If you want to understand why restraining the growth of medical costs is so difficult — and why the politics of it are so sticky — the story of a relatively new brand-name drug called Makena is a great place to start.
Marketed by K-V Pharmaceuticals, Makena helps to prevent premature births in at-risk pregnancies, allowing the fetus time to grow and develop and avoid many of the health complications from being born too early. But at somewhere between $300 and $690 a shot, and with 20 shots needed over the course of a full pregnancy, Makena is far from cheap. (K-V Pharmaceuticals originally tried to charge $1,500 a shot for the drug, but backed down after public outrage.)
There’s no legitimate reason that Makena should be so costly. In fact, the drug is virtually identical to a well-known compound of drugs that has long been available through many pharmacies at just $20 a shot. That compound, 17P, has been used safely and effectively for years to ward off premature birth, just as Makena is supposed to do.
What happened is this: K-V Pharmaceutical first used existing law and FDA regulations to have 17P declared an orphan drug, meaning no company was producing it under a name brand. It then claimed exclusive right to manufacture and market the drug, allowing it to jack up the pricetag to astronomical heights.
That in itself represents a serious problem, but it gets worse.
Here in Georgia, the state Department of Community Health sensibly refused to put Makena on its list of drugs covered by Medicaid. Noting that an almost identical, safe, effective and much cheaper alternative is already available, DCH refused to force taxpayers to cover the exorbitant additional cost of Makena. And Georgia was not alone. In an attempt to protect their own taxpayers, other states have taken a similar course.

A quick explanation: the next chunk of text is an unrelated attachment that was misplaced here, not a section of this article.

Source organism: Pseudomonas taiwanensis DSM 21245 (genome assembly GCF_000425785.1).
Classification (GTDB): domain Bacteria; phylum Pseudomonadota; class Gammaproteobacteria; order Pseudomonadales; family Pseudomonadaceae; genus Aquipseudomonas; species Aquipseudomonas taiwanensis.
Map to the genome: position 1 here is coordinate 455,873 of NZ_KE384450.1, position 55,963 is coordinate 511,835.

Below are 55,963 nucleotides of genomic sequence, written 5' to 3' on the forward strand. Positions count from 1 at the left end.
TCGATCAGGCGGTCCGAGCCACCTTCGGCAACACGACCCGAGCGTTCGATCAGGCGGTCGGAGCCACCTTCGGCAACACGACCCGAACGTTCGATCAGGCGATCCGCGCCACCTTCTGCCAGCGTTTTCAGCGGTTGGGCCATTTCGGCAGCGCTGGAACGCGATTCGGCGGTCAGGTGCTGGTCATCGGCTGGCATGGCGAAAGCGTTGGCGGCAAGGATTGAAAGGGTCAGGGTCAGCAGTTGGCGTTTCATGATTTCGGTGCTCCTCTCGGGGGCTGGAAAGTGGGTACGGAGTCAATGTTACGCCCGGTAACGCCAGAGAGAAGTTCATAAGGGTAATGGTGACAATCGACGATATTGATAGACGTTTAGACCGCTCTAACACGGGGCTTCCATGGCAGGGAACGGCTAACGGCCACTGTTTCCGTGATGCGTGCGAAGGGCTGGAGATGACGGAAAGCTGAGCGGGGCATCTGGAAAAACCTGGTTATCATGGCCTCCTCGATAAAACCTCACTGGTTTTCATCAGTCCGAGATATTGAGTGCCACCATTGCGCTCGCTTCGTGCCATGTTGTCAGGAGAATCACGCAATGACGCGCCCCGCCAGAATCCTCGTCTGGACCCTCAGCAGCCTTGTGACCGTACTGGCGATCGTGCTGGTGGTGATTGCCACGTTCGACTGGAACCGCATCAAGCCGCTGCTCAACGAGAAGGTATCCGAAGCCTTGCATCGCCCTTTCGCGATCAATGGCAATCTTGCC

Unfortunately, a federal judge in Atlanta barred that effort in a ruling earlier this month. He not only ordered Georgia to approve Makena for Medicaid reimbursement, he told DCH to cease coverage of the much-cheaper and identical alternative unless the prescribing physician claimed medical necessity for that alternative.
Most Americans, I suspect, would applaud the sensible watchdog role that the DCH has attempted to play — so far unsuccessfully — in the Makena controversy. But if the judge is correct, the agency simply lacks legal authority to make that decision.
Clearly, federal law has to be changed to fix that problem.
But here’s the good news, as well as more bad news. Such a change in the law has already been made, at least in Medicare. The Independent Payment Advisory Board created under ObamaCare was designed precisely to deal with this kind of situation. The 15-member board, comprising doctors, experts in health finance and advocates for consumers and for the elderly, is empowered to study which drugs, treatments and procedures deliver the best results at the lowest cost to taxpayers, and to recommend those treatments over higher-cost alternatives.
if IPAB is a “death panel,” as Republicans like to charge, then DCH was acting as a death panel in trying to bar Makena from its list of approved Medicaid drugs. Like Makena and 17P, IPAB and DCH were performing identical roles. And if IPAB is “rationing” medical care, as Republican leaders also charge, then DCH was also attempting to ration medical care.
The idea that IPAB is going to decide who is worth saving and who should die, or that it’s going to deny needed care to anyone, is groundless. In reality, IPAB is expressly forbidden by federal law from making “any recommendation to ration health care.” The “death panel” and rationing claims have been refuted as lies by every independent fact-check organization in the country (seehere and here and here, among others.
Yet still the lies continue.
“No president should put in jeopardy your benefits,” Mitt Romney said just this week. “And no board of bureaucrats should ever be empowered to make decisions that could deny you the kind of care that you deserve.”
As Politico reports, Paul Ryan is doing the same, arguing that “Obama “puts this new board of 15 unelected, unaccountable bureaucrats that he’s about to appoint, who are required to cut Medicare every year in ways that will clearly lead to denied care for current seniors.”
Such rhetoric is ridiculous and cynical in the extreme. We cannot hope to curtail the growth of medical expenditures if we are barred by law from seeking the most cost-effective means of doing so. In the end, it protects the ripoff artists and forbids government from even trying to protect the best interests of both taxpayers and beneficiaries.
But it’s damn good politics.
– Jay Bookman